The 2017 Summer Daily List

I am a list-maker at heart, so when summertime comes around I am secretly thrilled at the opportunity to make a new list to help my children organize their days. This summer our lists come in two pieces: a Household Work chart and a Daily Must Do list. Keep in mind that my children are ages 12, 9, and 7 (the 2-year old is currently exempt from the list).

The Household Work chart is simply our chore chart, and includes 5 sections. Chores are rotated weekly (I just move the names around on the chart).

  • Morning Things are the typical get ready for the day tasks: get dressed, brush teeth and hair, make your bed, make sure your clothes are put away. Each child does this everyday.
  • Each child is given one Daily Job: empty bathroom trash and wipe down the sink, empty recycling, or empty dishwasher. My kids have been doing these tasks for a while now and are comfortable with each of the tasks.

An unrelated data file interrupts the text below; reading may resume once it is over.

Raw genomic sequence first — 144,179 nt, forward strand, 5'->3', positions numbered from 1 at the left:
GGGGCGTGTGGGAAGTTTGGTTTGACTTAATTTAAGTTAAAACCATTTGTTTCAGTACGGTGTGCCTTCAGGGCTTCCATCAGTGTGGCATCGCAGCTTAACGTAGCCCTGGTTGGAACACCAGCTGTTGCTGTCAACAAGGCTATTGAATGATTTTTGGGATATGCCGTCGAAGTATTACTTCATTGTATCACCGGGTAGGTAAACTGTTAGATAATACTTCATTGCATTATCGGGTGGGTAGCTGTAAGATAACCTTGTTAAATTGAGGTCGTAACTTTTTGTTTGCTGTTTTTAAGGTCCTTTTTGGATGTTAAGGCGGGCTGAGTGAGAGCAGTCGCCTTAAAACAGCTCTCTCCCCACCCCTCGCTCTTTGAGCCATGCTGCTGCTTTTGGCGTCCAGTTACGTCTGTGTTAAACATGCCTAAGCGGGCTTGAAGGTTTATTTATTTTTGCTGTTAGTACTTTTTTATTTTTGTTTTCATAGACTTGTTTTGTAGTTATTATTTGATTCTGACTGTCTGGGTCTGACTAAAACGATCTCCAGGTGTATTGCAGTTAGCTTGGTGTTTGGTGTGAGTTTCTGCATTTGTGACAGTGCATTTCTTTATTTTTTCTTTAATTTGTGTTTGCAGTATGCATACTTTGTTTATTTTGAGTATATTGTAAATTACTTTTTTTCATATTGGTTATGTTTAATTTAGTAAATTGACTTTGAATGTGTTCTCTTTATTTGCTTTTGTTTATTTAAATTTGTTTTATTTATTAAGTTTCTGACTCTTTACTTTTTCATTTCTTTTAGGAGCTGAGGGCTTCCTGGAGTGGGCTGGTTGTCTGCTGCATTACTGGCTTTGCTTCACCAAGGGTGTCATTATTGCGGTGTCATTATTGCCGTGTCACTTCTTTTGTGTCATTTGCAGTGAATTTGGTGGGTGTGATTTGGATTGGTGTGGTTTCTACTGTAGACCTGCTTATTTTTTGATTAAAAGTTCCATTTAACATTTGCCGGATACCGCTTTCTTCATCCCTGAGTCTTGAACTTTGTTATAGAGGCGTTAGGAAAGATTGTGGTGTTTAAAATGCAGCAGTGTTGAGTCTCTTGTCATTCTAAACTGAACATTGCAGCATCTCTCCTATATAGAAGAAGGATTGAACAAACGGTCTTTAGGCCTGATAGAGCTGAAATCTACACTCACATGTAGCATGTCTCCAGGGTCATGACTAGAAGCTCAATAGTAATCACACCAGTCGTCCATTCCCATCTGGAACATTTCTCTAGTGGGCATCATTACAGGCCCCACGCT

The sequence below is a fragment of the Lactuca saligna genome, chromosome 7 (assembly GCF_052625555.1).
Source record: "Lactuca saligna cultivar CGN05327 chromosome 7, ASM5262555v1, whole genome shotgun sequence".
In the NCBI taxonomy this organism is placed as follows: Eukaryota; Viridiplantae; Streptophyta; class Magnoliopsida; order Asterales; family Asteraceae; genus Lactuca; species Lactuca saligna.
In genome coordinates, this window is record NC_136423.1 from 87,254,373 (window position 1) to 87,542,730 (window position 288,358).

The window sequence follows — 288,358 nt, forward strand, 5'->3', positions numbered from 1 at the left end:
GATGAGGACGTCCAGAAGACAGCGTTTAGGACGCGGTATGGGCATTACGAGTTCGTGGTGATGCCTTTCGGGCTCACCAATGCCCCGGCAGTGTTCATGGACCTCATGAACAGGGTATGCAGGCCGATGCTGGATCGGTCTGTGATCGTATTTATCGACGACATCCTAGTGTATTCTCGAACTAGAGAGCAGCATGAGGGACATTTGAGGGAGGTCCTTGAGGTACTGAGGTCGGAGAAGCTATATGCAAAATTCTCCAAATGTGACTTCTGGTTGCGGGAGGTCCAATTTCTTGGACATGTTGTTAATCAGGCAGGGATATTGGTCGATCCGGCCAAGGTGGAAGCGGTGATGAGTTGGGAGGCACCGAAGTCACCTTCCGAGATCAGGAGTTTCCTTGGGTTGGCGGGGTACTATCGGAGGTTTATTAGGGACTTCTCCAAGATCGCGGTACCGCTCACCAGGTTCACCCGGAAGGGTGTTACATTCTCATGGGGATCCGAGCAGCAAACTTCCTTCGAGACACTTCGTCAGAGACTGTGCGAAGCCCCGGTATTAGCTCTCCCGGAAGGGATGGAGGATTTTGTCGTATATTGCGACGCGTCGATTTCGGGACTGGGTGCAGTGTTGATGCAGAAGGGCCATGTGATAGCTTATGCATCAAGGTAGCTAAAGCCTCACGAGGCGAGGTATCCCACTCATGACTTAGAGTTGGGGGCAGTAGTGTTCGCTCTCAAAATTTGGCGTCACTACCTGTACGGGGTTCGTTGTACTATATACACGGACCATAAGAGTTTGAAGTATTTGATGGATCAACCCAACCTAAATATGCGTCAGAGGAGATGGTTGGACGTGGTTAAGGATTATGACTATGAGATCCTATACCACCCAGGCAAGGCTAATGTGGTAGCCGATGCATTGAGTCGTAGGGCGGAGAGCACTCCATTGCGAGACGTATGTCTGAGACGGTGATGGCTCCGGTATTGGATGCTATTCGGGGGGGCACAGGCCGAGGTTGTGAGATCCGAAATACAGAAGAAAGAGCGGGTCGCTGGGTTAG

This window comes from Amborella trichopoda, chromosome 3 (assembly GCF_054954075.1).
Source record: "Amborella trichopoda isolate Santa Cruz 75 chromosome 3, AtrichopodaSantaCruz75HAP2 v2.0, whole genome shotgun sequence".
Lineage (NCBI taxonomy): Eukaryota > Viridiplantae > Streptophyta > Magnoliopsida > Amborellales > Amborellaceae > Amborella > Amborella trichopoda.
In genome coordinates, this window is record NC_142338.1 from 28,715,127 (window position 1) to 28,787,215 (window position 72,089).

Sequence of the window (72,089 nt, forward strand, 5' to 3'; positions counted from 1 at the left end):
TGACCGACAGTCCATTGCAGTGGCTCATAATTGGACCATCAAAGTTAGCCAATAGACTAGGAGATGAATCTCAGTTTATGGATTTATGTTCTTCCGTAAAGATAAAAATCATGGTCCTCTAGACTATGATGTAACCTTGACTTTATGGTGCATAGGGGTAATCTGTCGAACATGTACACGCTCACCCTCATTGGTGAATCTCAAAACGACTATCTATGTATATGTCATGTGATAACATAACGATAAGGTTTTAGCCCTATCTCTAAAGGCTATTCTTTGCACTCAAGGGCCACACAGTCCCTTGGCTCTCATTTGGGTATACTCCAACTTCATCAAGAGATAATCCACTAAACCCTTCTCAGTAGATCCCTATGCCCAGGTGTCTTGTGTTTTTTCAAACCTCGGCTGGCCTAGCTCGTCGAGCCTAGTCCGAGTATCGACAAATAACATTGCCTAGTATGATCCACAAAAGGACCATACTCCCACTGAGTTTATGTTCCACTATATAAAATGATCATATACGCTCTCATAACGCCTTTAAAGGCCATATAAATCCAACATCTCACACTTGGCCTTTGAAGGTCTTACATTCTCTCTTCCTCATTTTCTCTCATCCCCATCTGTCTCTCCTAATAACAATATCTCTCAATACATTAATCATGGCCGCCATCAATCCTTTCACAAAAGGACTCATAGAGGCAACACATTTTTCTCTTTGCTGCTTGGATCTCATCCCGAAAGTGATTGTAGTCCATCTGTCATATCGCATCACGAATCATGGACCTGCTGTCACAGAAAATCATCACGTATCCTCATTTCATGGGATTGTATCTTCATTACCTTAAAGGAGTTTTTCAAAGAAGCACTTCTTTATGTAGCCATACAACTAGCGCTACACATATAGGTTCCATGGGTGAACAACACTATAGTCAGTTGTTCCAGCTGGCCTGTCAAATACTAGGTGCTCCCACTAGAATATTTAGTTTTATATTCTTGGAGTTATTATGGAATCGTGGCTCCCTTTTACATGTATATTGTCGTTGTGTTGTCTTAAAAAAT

• I am changing things up for our 5 o’clock Jobs (this used to be table jobs, and each child was in charge of one aspect of setting the table-plates, forks, or filling water cups). In our new system, one child is the dinner helper–they help me with meal preparations, and they get to give input on the menu for the week. One person is in charge of setting the table. One person is in charge of keeping the two-year-old brother Adam happy and out of trouble.
  • We have tried After Dinner Jobs in the past, but haven’t been very successful. It is often easier for me to just do the dishes, but I am finally ready to spend the time teaching my kids how to clean up after a meal. One person will clear the table and sweep the floor, one person will wash the table and load the dishwasher, and the other will rinse and wash dishes.
  • Weekly Jobs are once a week, usually on Saturdays. We have two bathrooms, and a living room, so each child gets one room. They have already been doing these jobs for a while and are fairly independent.